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Director, Abeles, and clinical psychologist , Mogel, will attend Race to Nowhere showing

Director Vicki Abeles will attend two showings of Race to Nowhere being screened at Laemlle’s Sunset 5 on Tuesday and Wednesday of next week, September 14th and 15th, with September 16th being a possibility, as well. In addition Dr. Wendy Mogul, nationally known clinical psychologist, will also be on hand to answer questions on the 14th. Dr. Mogul is awaiting the publication of her latest book The Blessing of a B Minus which

“encourages parents to see beyond the drama of teenage crises and the competitiveness of college applications to the goal of raising resilient, optimistic adults.”

(Note: There will be a facilitated discussion at Friday's (September 10) 3:15 and 7:30 pm shows by Race to Nowhere volunteers.)

The movie has been getting much attention this past week. CNN interviewed the director and Darrick Smith, co-director of the June Jordan School for Equity in San Francisco. Smith was also a humanities instructor at Oakland Technical High School which was featured in the documentary.

After showing clips from the movie, CNN asked what prompted the director to make this film. The director shared that three years ago, she decided to do a documentary after her 12 year-old daughter became physically sick from the academic pressure place upon her by school and society. After comparing notes with other children and parents she realized her daughter was not alone and she felt that it was a story that needed to be told. Abeles encouraged parents to bring children to the screening, to begin a dialog between child and parent to open up the conversation to find out what is really going on, and to reflect upon what is happening in a child’s life. Parents need to be in tune to what a child is saying about pressure at school; they need to be able to tell whether a child is just acting out an adolescent stage, or is suffering from academic pressure. Both Abeles and Smith told parents to learn the signs of depression which can include not sleeping enough, feeling tired, tense, and unhappy.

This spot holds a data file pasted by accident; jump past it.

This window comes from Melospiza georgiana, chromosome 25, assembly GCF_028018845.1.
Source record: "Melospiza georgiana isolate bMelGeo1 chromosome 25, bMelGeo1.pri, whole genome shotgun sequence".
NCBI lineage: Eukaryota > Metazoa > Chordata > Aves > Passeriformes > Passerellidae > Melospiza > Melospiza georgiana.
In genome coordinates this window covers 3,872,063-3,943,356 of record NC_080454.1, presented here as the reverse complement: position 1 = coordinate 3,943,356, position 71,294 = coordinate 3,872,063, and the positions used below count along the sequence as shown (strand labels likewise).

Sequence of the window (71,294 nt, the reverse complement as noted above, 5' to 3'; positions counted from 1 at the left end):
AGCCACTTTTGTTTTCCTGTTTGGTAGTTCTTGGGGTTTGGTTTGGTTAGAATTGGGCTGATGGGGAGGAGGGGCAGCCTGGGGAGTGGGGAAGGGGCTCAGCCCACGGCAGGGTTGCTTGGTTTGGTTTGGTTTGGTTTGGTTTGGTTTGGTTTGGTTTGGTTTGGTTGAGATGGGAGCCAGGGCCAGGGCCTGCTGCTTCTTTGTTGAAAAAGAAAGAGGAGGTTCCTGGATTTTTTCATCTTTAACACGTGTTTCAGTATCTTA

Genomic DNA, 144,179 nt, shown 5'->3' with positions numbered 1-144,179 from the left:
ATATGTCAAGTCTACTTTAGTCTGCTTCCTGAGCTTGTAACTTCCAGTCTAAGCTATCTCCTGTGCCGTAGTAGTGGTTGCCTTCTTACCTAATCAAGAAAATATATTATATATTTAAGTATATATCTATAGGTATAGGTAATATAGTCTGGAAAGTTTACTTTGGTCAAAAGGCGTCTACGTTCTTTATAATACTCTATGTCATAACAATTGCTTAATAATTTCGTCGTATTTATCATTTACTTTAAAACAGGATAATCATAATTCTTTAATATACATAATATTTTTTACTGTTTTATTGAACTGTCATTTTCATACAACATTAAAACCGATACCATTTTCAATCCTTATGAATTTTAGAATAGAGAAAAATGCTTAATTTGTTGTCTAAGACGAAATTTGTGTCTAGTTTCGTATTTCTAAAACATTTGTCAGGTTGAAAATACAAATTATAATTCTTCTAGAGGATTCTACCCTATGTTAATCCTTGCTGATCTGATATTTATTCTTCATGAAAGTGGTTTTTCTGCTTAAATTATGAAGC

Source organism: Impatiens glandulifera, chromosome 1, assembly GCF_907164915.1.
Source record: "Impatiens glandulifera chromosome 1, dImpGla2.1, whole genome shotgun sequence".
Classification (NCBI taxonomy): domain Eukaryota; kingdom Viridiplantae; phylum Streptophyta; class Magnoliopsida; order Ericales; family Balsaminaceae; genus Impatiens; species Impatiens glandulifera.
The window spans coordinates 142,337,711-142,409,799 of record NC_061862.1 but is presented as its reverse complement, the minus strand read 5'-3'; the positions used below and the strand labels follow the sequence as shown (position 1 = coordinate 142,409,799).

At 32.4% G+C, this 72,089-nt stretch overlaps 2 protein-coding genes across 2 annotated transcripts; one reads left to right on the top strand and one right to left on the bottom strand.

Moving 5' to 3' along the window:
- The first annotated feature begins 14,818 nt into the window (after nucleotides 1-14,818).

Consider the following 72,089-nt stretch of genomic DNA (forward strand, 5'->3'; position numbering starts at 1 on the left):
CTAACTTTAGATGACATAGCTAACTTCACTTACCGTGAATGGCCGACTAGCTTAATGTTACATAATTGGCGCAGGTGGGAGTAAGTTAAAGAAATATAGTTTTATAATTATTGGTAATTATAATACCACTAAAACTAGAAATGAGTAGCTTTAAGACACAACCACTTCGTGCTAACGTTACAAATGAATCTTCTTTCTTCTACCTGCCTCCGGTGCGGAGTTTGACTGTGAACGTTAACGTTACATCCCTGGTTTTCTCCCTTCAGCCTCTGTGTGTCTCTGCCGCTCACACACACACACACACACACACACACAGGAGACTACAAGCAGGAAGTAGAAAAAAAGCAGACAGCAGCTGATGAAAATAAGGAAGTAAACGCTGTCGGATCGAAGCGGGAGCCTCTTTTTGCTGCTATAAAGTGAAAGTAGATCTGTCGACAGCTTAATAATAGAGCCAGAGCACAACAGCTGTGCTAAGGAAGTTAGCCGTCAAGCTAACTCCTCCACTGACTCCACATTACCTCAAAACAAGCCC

Darrick affirmed that it is hard for parents to create a balance between a child receiving a good education and being treated properly at school. And he definitely warned that parents avoid using “the struggles and the challenges of schools as indicators of your child’s worth or your child’s effort which then puts more pressure on them to try and impress their parents and impress their teachers for something that they may be eligible for in the future . . .rather than being understood and being valued for who they are now .”




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